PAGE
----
Money stuff

Report: Dan Straily just misses Super Two status

Tim Dierkes of the site MLB Trade Rumors confirmed last night that the Super Two cutoff for arbitration eligibility in 2017 is 2.131.

Translation: Players with at least two years and 131 days qualify for an extra year of arbitration.

By contract, major league players are under team control for six years of service time. The first three of those they work for whatever the team wants to pay them, a figure bounded only by the league minimum salary established by the Collective Bargaining Agreement between MLB and the MLB Players Association. The minimum salary has been about $508,000 recently. After those three seasons, players have the right to arbitrate their salary if they aren’t satisfied with the team offer. (You can read more detail about service time and arbitration clocks here.)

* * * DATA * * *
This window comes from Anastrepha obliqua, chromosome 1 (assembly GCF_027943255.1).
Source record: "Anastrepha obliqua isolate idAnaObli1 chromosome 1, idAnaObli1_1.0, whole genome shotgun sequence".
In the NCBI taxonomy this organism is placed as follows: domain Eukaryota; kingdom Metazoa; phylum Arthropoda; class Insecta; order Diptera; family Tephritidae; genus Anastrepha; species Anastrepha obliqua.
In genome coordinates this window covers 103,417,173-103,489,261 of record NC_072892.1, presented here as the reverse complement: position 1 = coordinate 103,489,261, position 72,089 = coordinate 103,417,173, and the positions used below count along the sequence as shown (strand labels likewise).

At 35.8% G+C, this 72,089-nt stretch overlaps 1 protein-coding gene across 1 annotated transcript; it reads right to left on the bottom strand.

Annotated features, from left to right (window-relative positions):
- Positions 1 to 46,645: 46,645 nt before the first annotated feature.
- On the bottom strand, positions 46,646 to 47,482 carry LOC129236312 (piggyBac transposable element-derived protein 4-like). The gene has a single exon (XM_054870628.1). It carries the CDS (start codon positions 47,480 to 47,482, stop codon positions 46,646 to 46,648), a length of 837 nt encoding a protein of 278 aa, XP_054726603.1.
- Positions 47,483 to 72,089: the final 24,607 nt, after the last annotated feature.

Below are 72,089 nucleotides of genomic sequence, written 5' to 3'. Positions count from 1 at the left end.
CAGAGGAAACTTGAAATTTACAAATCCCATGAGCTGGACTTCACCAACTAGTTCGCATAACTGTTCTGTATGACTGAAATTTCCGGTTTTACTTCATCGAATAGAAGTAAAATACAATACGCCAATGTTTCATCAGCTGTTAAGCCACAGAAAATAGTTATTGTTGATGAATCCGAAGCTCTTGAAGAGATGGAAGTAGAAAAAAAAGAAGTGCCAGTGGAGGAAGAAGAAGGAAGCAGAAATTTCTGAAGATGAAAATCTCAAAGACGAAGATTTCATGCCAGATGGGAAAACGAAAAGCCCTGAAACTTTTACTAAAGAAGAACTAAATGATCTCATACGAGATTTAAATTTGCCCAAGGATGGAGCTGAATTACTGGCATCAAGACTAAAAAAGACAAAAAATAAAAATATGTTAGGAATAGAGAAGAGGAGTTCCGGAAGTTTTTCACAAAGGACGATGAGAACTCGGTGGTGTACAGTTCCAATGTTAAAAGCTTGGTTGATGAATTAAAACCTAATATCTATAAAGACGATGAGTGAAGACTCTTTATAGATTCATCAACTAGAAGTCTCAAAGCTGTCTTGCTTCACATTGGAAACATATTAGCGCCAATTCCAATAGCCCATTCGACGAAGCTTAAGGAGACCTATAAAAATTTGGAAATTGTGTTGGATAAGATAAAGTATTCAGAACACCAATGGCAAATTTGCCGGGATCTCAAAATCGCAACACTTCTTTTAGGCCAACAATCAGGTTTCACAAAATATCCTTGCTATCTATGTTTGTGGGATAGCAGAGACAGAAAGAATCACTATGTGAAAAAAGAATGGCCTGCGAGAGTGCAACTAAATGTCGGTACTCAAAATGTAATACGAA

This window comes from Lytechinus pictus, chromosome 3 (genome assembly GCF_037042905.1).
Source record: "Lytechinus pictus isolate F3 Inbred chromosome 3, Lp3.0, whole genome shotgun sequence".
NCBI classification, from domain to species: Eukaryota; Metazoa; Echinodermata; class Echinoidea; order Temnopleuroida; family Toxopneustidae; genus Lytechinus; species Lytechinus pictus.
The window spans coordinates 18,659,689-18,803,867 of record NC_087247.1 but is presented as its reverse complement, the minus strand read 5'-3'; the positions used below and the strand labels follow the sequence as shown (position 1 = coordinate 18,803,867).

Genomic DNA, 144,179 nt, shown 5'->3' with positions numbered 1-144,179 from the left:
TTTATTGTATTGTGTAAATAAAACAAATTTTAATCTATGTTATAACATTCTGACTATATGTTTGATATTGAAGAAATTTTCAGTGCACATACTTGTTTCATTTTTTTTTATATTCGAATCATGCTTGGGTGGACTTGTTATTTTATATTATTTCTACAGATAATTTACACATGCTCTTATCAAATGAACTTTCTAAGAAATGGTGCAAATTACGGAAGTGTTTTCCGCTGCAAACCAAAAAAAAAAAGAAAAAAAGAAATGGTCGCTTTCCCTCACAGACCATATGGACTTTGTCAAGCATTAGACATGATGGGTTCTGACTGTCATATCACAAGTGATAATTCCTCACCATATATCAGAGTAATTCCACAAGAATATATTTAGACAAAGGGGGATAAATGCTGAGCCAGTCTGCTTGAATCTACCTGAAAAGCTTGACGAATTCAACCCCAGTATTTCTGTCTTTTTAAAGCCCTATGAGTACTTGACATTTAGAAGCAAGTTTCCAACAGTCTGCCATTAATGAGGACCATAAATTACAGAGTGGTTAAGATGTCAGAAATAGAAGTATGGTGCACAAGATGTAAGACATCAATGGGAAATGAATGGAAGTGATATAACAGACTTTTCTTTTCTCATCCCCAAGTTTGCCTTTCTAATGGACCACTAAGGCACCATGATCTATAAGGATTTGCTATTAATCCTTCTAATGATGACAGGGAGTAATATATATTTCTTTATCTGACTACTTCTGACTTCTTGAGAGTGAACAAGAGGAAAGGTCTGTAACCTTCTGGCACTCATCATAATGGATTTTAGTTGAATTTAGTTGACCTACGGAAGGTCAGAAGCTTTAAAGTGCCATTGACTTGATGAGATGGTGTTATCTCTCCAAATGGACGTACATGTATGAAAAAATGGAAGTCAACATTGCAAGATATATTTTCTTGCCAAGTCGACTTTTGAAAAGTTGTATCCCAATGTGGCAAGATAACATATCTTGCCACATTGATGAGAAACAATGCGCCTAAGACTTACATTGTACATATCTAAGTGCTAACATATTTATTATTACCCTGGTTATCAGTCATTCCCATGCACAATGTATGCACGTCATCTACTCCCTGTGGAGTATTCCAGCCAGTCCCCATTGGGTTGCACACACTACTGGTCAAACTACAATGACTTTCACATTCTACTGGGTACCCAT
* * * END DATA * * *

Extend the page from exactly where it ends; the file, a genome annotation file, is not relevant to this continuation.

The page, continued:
A few players at the upper end of the range between two and three seasons of service time, qualify for what’s called Super Two status and are eligible for arbitration instead of league minimum. The Super Two cut-off point varies each year based on the number of players at each level of service time. The top 22 percent in terms of service time qualify for ST. So the cut-off can be determined only after regular season service time has finished accruing league wide.

The one Reds player who might have reached Super Two status in 2017 is pitcher Dan Straily, who had accumulated 2 years and 126 days of service time. Since Straily’s service time ended up falling just short of the cut-off, he can’t elect arbitration and will earn what the team wants to pay him, presumably league minimum. That saves the Reds several million dollars in 2017. One estimate had Straily’s arbitration-aided salary at $3.9 million.

The only Reds players eligible for arbitration in 2017 are: Zack Cozart (3rd year), Blake Wood (2nd year), Tony Cingrani (1st year) and Billy Hamilton (1st year). Most of the Reds roster will be made up of players earning league minimum.

12 thoughts on “Report: Dan Straily just misses Super Two status